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Catching up with Reading Lists

OPML. OPML. OPML. How could I forget thee?

Reading lists are OPML documents that point to RSS feeds, like most of the OPML documents you find, but instead of subscribing to each feed in the document, the reader or aggregator subscribes to the OPML document itself. When the author of the OPML document adds a feed, the aggregator automatically checks that feed in its next scan, and (key point) when a feed is removed, the aggregator no longer checks that feed. THe editor of the OPML file can update all the subscribers by updating the OPML file. Think of it as sort of a mutual fund for subscriptions.

    OPML is a really useful file structure that just about everyone who uses a feed aggregator, like bloglines, is already using without necessarily knowing it. Most readers keep subscribed feeds for a user in OPML format, for easy importing and exporting. If you export your OPML feed you get a XML file of your feeds, which other feed readers understand.

    The problem with OPML files from readers is that they are static, meaning I can give you my OPML file but you will never know if I add or delete feeds unless I tell you and give you the new file. All you get is a snapshot of my feeds from the moment that I share my file with you. Dave [Winer] thinks these files should be dynamic, which means that I can share my opml file, or as he calls it my reading list, and anyone who subscribes to it will always have the current version, no matter how often I amend that list. There is very little technology needed to allow this to happen - the various feed readers simply need to agree to support dynamic lists and allow people to share them permanently. Dave’s trying to make this happen. If he succeeds, we’ll all be able to subscribe to reading lists from people we trust on a given subject, and good feeds will be that much easier to find. … In a comment, Eric Lin writes:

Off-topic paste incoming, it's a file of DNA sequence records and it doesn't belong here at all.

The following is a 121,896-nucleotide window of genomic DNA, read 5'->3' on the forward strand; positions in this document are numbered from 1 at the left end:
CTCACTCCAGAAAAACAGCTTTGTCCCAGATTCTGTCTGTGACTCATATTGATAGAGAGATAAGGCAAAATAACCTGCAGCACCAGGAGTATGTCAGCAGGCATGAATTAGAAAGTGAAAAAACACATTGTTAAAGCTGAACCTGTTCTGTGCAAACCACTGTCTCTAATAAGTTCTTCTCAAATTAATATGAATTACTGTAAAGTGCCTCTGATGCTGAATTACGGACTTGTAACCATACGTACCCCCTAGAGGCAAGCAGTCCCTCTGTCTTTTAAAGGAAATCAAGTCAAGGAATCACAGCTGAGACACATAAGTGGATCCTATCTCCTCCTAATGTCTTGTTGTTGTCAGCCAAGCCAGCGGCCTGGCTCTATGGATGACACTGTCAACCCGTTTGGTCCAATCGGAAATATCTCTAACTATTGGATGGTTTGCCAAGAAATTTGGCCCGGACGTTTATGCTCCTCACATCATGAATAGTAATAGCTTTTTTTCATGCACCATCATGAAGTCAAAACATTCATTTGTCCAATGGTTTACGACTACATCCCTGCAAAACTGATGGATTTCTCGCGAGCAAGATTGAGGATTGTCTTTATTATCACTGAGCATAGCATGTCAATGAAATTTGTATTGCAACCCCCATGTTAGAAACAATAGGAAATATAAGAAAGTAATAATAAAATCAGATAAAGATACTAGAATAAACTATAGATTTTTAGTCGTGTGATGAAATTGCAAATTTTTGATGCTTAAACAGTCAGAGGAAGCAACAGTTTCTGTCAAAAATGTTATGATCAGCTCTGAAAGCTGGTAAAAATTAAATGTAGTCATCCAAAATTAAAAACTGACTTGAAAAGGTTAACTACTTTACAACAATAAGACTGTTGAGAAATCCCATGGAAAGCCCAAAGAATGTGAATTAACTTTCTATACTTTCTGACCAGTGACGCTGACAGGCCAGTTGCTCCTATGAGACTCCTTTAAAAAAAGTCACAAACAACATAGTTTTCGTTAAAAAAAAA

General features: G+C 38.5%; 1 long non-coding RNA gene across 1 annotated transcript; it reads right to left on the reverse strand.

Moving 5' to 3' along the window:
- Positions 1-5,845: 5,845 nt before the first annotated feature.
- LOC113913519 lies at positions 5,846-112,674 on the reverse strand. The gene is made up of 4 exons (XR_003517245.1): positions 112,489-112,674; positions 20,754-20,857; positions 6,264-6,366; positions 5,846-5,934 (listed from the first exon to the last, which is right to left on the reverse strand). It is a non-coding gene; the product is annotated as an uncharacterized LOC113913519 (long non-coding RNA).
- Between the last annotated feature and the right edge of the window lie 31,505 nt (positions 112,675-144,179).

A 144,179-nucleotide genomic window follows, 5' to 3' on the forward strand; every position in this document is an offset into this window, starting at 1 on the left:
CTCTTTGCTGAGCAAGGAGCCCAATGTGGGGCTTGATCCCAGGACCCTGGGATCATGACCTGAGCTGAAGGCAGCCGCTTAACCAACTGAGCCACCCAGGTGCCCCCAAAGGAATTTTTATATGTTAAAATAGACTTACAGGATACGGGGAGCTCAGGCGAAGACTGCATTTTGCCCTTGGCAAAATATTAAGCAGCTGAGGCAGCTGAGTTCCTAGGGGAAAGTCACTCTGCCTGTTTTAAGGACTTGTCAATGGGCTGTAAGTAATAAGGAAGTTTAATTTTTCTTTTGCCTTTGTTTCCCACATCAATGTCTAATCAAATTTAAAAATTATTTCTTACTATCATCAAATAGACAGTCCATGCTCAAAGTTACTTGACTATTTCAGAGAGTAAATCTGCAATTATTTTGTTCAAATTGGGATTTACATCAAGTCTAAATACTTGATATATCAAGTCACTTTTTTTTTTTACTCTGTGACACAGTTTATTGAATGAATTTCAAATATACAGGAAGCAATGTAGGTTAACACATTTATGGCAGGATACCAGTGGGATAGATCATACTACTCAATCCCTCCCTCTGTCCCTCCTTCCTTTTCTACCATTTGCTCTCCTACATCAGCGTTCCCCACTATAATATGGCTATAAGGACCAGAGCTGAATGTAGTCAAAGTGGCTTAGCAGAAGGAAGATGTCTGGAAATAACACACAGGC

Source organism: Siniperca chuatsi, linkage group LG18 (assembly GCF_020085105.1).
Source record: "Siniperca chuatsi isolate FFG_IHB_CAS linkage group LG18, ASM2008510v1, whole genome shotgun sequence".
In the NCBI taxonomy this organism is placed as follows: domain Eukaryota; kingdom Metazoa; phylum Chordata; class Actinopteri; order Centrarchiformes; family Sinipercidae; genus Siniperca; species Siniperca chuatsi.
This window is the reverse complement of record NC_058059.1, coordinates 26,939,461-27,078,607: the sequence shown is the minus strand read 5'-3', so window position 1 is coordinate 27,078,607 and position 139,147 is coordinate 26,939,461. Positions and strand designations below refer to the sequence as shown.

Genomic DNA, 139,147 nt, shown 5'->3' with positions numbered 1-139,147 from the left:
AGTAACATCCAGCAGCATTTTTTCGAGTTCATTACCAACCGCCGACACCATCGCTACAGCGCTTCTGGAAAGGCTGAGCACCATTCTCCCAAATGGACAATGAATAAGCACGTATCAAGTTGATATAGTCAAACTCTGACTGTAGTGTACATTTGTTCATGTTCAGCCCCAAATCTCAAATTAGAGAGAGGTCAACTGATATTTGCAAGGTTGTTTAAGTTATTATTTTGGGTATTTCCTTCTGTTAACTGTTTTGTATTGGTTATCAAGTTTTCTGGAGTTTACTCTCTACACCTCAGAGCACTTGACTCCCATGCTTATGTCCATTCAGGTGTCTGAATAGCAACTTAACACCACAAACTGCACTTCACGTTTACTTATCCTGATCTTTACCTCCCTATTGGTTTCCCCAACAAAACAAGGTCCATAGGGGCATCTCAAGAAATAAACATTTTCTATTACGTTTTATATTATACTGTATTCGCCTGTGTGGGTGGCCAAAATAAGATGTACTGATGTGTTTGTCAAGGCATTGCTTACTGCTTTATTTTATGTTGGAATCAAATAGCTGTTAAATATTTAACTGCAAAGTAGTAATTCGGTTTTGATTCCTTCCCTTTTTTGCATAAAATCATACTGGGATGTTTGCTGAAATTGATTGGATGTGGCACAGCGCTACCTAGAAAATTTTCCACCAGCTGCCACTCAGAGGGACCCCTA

I could easily see this not only as a way to share my reading list with others I know, but also to be matched with others I don't know with common interests. What if the system could match me with other people who have similar tech, music or lifestyle feeds as I do. It would be a fantastic way to make new connections as well as strengthen existing ones, and I could see communities forming around overlapping feeds. These communities might be stronger than those that form around a single website because they'd have more in common.

  • Nick Bradbury: Reading Lists for RSS
  • In a nutshell, the idea is that you'd subscribe to an OPML document which contains a list of feeds that someone is reading, some organization is recommending, or some service has generated (such as "Top 100" list). Changes to the source OPML document would be synchronized, so that you're automatically subscribed to feeds added to the reading list. Likewise, you'd be unsubscribed from feeds removed from the original OPML.

(Thoroughly indebted to Alex's post, Reading Lists = the killer app for OPML.)

The social aspect of OPML, 'communities forming around overlapping feeds', is really interesting.

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